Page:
Steve Sitton

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Below is the video of my debut meetup talk given at the Medidata Hammersmith office who hosted the Scala Central meetup on 2nd August. The talk was titled – Learning Scala as an Engineering Manager.

The slides are here.

Below are links mentioned during the talk:

Coursera

References, Handbooks, and Cheat Sheets

Video

Article

Puzzles

All of the talks at this meetup can be watched here.

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Some blogs I recommend reading from this month…

How to Manage an Employee Who’s Having a Personal Crisis
Whether we like it or not people in our teams will go through difficult times, this covers good points for supporting those people in the right way.

The 4 questions you should stop asking during your one-on-one meetings
I ask the “How’s it going?” quite often, even “How’s life?” too, these are questions people expect when starting a 1:1, particularly the first. They are a good way to start, but then be open how the person responds and flow from there. You will have questions prepared and variation is important, where this blog can help. Questions that are specific helps to avoid those vague answers.

8 Tips for Being a Good Tech Lead
You may not be hands-on coding anymore but there are still helpful points in this blog. I like the… Continue reading

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Some blogs I recommend reading from this month…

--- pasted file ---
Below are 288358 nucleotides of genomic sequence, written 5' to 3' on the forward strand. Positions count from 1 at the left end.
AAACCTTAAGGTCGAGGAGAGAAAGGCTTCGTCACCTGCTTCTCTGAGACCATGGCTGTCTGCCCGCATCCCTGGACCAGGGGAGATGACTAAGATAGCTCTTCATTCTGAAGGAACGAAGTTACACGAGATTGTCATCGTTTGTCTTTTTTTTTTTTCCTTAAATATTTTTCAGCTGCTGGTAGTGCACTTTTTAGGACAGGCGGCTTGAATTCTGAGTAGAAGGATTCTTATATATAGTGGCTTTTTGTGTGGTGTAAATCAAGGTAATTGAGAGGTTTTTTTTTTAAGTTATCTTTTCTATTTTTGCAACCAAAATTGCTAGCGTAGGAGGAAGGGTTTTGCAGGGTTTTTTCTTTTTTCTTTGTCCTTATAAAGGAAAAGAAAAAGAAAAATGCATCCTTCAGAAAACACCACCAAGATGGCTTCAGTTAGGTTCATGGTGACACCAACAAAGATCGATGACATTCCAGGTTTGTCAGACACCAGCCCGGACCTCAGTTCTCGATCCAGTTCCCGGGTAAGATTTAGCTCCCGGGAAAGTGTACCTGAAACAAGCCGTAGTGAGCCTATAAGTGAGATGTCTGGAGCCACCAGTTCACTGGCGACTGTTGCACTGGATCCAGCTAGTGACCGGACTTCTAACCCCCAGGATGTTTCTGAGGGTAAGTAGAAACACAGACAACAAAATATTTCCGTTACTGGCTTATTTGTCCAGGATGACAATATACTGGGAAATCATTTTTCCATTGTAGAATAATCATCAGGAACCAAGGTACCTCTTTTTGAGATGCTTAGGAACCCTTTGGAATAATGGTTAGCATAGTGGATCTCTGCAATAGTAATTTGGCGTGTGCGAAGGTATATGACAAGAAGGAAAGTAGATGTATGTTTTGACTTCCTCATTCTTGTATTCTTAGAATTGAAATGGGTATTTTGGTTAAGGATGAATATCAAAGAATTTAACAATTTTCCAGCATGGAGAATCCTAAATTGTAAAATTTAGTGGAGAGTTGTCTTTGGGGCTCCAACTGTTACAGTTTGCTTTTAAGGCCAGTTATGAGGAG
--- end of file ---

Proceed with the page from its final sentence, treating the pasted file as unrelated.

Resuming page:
What to do (and not do) during your first 2 weeks as a new manager
Good advice for new managers, some are good reminders even for the more experienced. Saying “I don’t know” is a sign of humility and can be used throughout a career.

How to Run an Effective and Engaging Problem Solving Session
“Things go wrong. It happens.” Indeed they do! A good strategy when facing those pressured and often very visible problems is to “Stay open, listen, and facilitate discussion.” Forward facing questions has been a challenge for me and takes practise to overcome.

Say the Hard Thing
“The difficulty with saying the hard thing is you know how it will feel to hear the hard thing.” It is never easy giving feedback that may not be received well, but it is the responsibility of every manager to do… Continue reading

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Our days are busy, filled with meetings, status updates, future planning, risk assessing, decision making and the rest! The people in our teams are busy too! Above all we’re human, we have lives that impact our mood and outlook. To the point, we have bad days which means we can act in undesirable ways sometimes, but that doesn’t always mean there is a lack of respect. Sometimes a manager needs to let it go!

A few examples where people behave unexpectedly could be:

  • Snapping a response back to a question
  • Turn up late for a meeting without saying anything
  • Raising a voice at you or someone in the team
  • Someone storms out of a team meeting or 1:1